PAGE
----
When she was born, the doctor took a look at her and said, "That’s a fine, big beautiful girl!" He meant it as a positive statement, but he unintentionally stressed the word ‘big’ as he said it. The truth was that the baby was really not much bigger than any other baby the doctor had delivered, but he was glad that it looked healthy for he had had an unfortunate string of births lately that had produced some rather scrawny, sickly looking babies who gave the impression that they had either been born much too soon, or that somehow they had contracted anorexia while still in the womb. Her mother was horrified, however, for the word ‘big’ was the only word she had heard, and the rest of the doctor’s sentence was lost.

Ned and Irma Walsh didn’t have much say over how much formula was given to baby Angela (when asked, Irma flatly refused to breast feed her, saying "I think she’s had quite enough help from me already"), but as soon as they could get her home and assume full control, they put her on a strict diet. Even as the baby cried constantly out of hunger, her mother would shout, "I will not have a fat child!" Ned and Irma were by no means slim themselves, but it was too late for them; they still had a chance to make sure their daughter was model-thin.

Despite everything they did, Angela grew bigger and more round each year. They tried every diet that existed, and as new diets were invented, they tried those too. The story was always the same. Angela would lose a few pounds, and then suddenly balloon up bigger than before. From the start poor little Angela’s body had yearned for food and took every opportunity to store whatever it possibly could in the form of new inches of fat.

Though Angela swore she didn’t cheat on the diets, her mother called her a liar and did everything she could to monitor Angela’s eating habits twenty-four hours a day. She was sure that Angela had some secret stash of food and would often perform surprise room searches, turning Angela’s entire bedroom upside-down, but there was never any clandestine food to be found, neither a ding dong nor even a carrot stick.

Angela would have killed for an extra carrot stick, even just an extra crumb of stale bread. She was hungry all the time, and continuously looked forward to the next meager meal, whether it be a watery cup of leek soup, or else a dab of unflavored no-fat yoghurt on a lettuce leaf. But she did not want to be fat either, and though she had no reason to trust her parent’s dietary judgements, she allowed them to control every facet of her young life in the hopes that they would stumble onto some miracle remedy that would make her a normal size girl instead of the leviathan she had become.

Irma cried at night, ashamed of her inability to cure her daughter of her immensity. All she had wanted was a cute little girl that she could show off to family and friends, and instead god had given her a baby behemoth. Her desperation grew as Angela grew, and she became convinced that her child would never be married, probably would never leave the house in fact, and thus would be a permanent anchor around Irma’s neck. She envisioned her daughter reaching the proportions where she could no longer fit through the doorways of the house, forcing Irma to stay home and take care of her because she would be too immensely fat to do anything other than lie in bed and get fatter.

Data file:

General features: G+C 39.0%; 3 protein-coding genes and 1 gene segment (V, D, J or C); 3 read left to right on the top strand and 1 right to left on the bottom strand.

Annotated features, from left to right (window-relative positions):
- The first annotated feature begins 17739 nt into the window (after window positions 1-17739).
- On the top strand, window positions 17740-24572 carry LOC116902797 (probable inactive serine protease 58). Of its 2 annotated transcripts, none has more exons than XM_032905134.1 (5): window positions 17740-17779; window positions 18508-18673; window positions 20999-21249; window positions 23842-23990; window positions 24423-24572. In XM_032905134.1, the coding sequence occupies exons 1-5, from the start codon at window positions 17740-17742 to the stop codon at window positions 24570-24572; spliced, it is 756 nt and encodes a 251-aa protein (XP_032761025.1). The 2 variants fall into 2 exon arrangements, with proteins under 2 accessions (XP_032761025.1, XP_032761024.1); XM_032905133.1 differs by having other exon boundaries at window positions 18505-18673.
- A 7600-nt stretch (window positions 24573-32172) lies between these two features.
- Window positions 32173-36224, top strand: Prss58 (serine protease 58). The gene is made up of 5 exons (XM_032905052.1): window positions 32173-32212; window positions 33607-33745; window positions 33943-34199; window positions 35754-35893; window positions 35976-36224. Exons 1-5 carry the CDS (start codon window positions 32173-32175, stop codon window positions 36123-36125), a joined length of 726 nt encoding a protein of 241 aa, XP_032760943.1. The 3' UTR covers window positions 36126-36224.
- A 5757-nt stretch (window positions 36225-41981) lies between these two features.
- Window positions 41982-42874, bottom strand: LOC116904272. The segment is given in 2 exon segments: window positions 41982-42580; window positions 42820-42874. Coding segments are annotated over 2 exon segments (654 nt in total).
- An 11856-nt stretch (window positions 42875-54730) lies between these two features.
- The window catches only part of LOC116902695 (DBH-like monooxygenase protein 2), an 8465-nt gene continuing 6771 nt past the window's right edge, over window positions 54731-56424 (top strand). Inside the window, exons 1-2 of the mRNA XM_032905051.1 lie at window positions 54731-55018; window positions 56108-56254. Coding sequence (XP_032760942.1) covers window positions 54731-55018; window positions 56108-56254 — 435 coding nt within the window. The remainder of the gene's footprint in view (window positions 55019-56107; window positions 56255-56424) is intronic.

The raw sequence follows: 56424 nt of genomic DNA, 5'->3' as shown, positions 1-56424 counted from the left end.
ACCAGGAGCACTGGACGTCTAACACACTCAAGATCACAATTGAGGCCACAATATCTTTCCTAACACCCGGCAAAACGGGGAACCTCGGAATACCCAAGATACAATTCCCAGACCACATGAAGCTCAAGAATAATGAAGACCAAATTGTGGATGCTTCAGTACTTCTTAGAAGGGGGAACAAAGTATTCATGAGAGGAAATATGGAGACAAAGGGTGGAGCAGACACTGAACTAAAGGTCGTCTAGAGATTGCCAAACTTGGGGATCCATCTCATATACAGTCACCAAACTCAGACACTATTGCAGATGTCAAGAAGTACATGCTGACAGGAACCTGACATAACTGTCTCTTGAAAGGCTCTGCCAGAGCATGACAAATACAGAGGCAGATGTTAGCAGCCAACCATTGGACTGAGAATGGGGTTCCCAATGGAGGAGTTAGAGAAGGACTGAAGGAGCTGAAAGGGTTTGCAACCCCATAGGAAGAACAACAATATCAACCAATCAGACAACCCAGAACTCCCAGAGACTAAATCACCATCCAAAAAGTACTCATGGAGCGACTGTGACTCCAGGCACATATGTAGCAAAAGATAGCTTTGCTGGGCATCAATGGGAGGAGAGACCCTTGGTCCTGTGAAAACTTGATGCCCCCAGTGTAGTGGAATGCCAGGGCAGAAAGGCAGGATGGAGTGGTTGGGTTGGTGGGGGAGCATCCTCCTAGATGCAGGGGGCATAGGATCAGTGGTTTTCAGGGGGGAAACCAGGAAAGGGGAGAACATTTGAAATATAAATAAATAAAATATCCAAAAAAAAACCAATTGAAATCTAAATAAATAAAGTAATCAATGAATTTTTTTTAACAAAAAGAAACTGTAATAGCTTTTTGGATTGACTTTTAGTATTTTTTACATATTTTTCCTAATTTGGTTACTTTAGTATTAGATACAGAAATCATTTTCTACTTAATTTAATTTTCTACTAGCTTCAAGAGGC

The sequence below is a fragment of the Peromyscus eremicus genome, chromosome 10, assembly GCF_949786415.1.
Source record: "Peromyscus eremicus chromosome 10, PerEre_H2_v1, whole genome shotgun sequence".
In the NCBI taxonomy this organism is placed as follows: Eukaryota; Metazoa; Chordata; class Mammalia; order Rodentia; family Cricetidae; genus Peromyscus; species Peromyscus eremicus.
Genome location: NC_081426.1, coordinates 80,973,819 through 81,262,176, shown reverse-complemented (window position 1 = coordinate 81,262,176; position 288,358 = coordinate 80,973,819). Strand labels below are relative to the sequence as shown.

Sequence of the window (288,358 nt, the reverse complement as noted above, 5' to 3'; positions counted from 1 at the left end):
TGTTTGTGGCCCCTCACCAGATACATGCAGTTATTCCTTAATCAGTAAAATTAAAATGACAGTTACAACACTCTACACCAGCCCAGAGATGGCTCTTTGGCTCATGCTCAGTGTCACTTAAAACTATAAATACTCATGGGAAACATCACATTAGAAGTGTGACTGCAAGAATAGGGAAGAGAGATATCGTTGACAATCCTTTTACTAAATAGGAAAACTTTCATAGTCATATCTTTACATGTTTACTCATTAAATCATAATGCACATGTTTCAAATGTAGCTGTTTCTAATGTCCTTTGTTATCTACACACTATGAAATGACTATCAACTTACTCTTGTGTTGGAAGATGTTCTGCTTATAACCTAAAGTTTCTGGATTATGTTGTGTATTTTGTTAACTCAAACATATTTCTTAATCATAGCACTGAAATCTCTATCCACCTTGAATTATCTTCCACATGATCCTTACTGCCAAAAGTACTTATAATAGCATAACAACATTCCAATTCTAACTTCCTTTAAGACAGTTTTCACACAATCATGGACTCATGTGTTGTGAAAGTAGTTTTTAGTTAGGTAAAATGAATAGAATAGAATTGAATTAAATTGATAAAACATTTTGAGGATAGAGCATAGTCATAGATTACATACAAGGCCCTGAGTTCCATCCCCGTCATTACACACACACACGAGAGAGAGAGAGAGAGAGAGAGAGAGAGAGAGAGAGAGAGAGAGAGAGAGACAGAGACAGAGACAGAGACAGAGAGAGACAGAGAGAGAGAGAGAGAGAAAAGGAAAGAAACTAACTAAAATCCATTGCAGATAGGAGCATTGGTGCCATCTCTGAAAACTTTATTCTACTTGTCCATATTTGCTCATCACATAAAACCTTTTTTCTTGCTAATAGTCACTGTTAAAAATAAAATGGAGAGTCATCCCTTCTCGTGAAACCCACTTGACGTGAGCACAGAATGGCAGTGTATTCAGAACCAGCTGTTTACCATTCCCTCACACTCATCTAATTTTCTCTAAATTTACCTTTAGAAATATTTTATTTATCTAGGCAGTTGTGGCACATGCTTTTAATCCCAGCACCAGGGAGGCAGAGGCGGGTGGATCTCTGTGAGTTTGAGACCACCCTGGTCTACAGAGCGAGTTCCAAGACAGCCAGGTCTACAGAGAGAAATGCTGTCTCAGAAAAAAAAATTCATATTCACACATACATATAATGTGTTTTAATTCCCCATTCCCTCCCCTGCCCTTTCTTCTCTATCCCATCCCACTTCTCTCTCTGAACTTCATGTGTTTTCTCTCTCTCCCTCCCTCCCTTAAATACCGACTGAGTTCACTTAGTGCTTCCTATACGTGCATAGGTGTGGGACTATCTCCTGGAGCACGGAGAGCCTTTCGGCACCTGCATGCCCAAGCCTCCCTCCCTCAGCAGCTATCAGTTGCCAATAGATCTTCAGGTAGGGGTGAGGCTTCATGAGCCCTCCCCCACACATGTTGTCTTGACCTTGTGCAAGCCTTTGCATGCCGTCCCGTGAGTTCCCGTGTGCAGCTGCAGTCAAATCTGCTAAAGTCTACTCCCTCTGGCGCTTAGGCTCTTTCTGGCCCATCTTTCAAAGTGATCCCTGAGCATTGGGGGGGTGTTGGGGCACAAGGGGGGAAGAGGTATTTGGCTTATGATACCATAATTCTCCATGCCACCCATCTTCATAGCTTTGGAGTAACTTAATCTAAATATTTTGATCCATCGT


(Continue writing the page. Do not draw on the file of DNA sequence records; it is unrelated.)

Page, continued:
One day, in the summer before Angela was to start high school, Irma clutched Ned by the collar of his shirt and said with a wild gleam in her eyes, "I know, we’ll starve her! No food at all!"

"Already tried that, remember? We got her as close to starvation as we could, but as soon as we were forced to start feeding her again, she almost immediately grew to twice her original size."

"But what if we didn’t stop? Maybe she can’t starve. We should see if it is possible for her to starve at all." Her voice came out in excited rasps of breath, and Ned could see through her dilated pupils the first stages of madness. He felt it was time to put an end to this mess.

"It’s over," her said. "We’ve done everything we can do, and you are starting to scare me with the things you are contemplating." Irma started to argue, but Ned shut her up with an icy look. "We are not going to let our daughter starve to death. If we were to do that, I have no doubt that as her parents we would be found guilty of some ‘don’t starve your children to death’ law or something like that and then we would be put away for a very long time. No, the only thing left to do is leave her to her own devices. In other words, we should feed her, but otherwise ignore her very existence. In fact, I think we should give her whatever she wants to eat. Who knows, maybe she’ll eat so much that she explodes or something and then we’ll be rid of the problem for good. Either that or we could sell her picture to the National Inquirer and make a nice buck. You could get those fancy french shoes you’ve had your eye on for so long."

Irma just stood there, obviously running all this through her mind. She swallowed hard, and then looked up at Ned and just nodded. Then she went in the kitchen and started to make breakfast.

When they told Angela that the dieting was over, she went to her room, broke open her piggy bank, and then ran to the corner convenience store and asked for one of every kind of candy they had. It was the most joyous moment of her entire life.

Chapter 21


Chapter 20 was first written November 25, 2001

It was last edited December 29, 2001